Sunday, April 29, 2012

Congress Votes for Postal Shutdown

Threatening to shut down the government is old hat. Now Congress is working on plans that would shut down the U.S. Postal Service.

A plan passed by the Senate early last week is being presented as a plan to rescue the postal system, but when you look at the details, its actual effect would be the opposite. By limiting cost-cutting and postponing some measures for years, the Senate bill would virtually ensure that the USPS would no longer be able to pay its workers at some point next year. Among other burdens the Senate bill would load onto an already barely-solvent system is the continuation of Saturday mail deliveries until about 2015. Realistically, Saturday mail will go away this year, and we should be talking about taking away Monday and Thursday too.

But if the Senate bill would push the postal service into a near-term crisis, the House seems more interested in dismantling it piece by piece. To be fair, the House has not yet been able to come to agreement on any specific steps. However, the draft House bill being considered would hack away at the postal service relentlessly. It would effectively eliminate the postal unions immediately and the board of directors in 2014. Then, a new panel would be appointed with the authority to hack away at the system until there is nothing left. The one saving grace about the House bill is that it may never go anywhere. The House leadership says the mail is not a legislative priority, and scoffs at a May 15 deadline that is the result of previous Congressional action.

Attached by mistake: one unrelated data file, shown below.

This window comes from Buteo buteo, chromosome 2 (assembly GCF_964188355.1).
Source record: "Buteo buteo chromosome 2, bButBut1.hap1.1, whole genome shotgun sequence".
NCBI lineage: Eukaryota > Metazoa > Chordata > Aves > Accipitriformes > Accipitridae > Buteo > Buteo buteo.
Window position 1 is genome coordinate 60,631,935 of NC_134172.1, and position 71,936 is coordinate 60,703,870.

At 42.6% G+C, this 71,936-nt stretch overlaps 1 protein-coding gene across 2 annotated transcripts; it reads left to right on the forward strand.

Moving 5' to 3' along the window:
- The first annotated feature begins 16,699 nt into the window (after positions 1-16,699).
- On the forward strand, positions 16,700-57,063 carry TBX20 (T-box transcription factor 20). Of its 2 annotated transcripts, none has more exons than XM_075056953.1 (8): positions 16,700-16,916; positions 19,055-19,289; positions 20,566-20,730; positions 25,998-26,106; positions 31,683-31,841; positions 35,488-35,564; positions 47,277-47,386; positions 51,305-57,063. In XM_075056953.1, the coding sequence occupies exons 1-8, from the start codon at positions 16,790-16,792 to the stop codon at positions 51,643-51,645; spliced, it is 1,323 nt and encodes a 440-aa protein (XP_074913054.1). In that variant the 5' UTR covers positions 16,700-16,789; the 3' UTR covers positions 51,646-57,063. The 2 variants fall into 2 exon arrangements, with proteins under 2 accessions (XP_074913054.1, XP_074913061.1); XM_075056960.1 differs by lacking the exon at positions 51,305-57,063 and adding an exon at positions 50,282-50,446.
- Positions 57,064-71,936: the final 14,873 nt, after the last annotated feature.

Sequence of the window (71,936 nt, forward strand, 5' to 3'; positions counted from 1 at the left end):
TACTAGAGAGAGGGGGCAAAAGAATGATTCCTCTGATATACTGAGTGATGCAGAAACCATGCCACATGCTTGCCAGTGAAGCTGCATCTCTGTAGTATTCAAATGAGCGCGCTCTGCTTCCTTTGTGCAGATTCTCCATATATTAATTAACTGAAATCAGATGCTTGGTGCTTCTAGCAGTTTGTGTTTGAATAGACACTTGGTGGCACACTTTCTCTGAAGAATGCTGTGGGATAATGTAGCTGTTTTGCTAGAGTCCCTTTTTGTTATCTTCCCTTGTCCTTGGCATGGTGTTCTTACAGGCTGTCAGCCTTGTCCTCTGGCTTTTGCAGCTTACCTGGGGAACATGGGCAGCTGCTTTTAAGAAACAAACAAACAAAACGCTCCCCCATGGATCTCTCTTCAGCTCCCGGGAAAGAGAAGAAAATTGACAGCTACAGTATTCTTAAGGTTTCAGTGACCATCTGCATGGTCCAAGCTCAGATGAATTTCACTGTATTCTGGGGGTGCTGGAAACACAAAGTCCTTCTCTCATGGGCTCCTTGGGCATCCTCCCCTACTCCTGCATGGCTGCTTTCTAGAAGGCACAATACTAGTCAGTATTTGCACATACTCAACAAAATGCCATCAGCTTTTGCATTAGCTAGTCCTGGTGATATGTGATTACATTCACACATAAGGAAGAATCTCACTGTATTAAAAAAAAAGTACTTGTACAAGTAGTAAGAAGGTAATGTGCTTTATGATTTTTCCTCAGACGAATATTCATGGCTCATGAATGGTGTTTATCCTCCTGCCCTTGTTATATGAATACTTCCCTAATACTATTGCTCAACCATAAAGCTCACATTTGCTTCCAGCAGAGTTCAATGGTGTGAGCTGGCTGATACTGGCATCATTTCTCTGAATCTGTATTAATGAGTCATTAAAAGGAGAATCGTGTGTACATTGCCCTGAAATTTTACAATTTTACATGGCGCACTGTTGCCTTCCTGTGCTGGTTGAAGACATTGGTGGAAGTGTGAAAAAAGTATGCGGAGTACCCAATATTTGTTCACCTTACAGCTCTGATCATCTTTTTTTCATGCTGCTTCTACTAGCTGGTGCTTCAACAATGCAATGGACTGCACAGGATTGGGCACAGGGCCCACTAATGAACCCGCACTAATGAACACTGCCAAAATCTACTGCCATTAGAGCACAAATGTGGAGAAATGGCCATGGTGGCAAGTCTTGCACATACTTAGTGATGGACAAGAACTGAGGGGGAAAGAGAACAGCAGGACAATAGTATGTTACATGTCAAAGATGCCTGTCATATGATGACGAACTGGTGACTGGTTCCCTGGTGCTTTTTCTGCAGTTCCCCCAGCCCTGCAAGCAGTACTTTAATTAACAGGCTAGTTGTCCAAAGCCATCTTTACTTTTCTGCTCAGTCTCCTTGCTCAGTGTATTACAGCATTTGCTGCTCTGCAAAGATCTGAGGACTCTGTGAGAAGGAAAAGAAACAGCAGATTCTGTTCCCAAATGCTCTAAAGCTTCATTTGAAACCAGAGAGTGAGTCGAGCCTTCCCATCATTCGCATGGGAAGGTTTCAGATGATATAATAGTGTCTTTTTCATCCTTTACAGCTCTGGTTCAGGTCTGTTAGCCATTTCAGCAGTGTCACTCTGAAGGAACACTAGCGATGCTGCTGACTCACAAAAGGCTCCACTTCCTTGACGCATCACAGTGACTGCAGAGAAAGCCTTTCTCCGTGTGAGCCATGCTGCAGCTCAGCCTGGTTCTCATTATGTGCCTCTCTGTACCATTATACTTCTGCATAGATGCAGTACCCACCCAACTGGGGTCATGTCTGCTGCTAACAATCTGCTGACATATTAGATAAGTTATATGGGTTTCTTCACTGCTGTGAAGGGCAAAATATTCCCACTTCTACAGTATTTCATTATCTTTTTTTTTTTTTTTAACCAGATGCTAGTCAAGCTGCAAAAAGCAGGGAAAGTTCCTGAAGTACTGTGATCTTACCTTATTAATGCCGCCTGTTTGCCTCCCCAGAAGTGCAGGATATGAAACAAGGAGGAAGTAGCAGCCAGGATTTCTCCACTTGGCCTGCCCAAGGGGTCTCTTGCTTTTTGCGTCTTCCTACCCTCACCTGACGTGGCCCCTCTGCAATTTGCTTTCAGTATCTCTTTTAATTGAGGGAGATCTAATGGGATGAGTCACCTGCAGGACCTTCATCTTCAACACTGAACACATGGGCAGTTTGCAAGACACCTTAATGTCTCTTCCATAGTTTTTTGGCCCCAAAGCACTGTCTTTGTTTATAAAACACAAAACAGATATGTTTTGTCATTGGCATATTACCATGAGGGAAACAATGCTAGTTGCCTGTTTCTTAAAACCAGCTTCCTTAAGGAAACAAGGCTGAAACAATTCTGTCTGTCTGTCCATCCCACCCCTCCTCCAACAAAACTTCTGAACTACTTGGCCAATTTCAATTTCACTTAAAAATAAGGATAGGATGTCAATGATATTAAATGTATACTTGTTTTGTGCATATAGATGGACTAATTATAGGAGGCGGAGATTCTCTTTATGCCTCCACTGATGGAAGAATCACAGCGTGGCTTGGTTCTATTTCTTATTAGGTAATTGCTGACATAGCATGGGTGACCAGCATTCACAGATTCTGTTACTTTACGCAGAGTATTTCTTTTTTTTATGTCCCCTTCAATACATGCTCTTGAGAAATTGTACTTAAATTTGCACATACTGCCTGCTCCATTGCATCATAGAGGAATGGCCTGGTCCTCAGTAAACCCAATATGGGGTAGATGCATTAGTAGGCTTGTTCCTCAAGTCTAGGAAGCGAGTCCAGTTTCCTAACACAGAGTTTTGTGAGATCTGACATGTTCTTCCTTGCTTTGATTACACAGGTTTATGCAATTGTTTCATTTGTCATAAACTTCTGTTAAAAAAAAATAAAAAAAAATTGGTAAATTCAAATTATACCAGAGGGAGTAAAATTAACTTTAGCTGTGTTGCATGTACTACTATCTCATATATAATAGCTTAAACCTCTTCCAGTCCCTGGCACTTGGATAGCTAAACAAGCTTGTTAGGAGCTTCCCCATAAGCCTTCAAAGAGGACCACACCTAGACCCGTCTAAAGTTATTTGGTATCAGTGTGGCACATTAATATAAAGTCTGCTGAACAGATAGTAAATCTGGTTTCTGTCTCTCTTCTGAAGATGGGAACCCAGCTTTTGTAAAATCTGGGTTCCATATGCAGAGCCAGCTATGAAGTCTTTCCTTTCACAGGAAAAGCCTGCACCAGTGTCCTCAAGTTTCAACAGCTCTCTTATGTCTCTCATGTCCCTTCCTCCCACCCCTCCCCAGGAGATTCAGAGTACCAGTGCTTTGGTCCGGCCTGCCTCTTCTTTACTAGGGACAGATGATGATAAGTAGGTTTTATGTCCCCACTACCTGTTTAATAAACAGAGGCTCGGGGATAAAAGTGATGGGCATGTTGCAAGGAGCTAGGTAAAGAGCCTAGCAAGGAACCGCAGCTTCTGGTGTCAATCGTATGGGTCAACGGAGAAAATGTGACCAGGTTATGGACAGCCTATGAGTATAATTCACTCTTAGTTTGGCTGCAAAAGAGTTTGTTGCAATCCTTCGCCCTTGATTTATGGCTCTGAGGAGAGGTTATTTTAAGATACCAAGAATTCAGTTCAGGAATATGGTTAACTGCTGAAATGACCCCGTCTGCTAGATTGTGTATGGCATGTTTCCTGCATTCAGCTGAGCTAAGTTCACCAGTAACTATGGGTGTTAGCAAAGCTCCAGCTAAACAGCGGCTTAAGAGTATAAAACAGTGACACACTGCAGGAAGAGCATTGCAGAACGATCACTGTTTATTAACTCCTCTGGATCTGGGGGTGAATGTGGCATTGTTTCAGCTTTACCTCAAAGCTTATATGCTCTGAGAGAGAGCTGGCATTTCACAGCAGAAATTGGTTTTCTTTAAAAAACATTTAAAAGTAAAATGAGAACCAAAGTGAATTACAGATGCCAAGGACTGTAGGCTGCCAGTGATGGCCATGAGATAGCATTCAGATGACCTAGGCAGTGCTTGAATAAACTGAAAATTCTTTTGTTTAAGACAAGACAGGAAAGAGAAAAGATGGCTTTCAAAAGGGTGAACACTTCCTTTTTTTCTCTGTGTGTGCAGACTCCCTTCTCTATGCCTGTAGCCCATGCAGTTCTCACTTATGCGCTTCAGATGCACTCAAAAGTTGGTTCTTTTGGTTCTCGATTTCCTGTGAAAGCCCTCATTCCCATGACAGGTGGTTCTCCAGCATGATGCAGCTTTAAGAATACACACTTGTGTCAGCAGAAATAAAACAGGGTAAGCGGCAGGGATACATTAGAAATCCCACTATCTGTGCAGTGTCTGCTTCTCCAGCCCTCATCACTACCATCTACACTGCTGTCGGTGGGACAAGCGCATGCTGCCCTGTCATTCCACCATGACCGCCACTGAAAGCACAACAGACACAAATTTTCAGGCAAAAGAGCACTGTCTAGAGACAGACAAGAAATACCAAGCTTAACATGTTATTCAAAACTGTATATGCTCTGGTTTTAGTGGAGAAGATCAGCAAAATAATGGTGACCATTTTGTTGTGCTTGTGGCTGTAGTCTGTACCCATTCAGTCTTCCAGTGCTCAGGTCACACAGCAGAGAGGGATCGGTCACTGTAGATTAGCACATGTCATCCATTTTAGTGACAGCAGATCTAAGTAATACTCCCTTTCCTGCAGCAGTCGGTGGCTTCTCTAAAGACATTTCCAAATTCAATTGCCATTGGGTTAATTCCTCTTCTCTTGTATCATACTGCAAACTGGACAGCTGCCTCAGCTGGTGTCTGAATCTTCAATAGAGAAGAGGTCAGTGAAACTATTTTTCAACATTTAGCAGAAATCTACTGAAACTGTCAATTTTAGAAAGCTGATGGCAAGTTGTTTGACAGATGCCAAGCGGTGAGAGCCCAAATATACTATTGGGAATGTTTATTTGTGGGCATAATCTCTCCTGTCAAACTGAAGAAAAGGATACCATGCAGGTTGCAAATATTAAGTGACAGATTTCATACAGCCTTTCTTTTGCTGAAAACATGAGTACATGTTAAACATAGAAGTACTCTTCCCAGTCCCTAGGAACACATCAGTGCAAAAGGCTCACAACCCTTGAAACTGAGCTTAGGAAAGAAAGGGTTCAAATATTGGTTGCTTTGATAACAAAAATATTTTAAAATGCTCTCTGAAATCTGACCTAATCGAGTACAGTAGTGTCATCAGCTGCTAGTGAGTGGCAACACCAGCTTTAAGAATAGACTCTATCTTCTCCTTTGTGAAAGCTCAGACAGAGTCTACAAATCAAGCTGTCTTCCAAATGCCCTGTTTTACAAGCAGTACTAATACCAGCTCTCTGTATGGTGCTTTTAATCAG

It is a surprising degree of hostility from Congress when you consider that members of Congress can send as much official mail as they wish without having to pay for it out of their office budgets. But then, the sanguine attitude of postal executives, who have promised all along that the postal system will keep running in spite of the various financial trends that suggest otherwise, is not helping either. Realistically, the May 15 deadline will come and go before Congress does anything, and then the USPS can start acting on its own to cut costs. Considering that the House and Senate bills would push the USPS into a crisis faster, the absence of Congressional action may actually give the USPS the best chance to survive in the near term.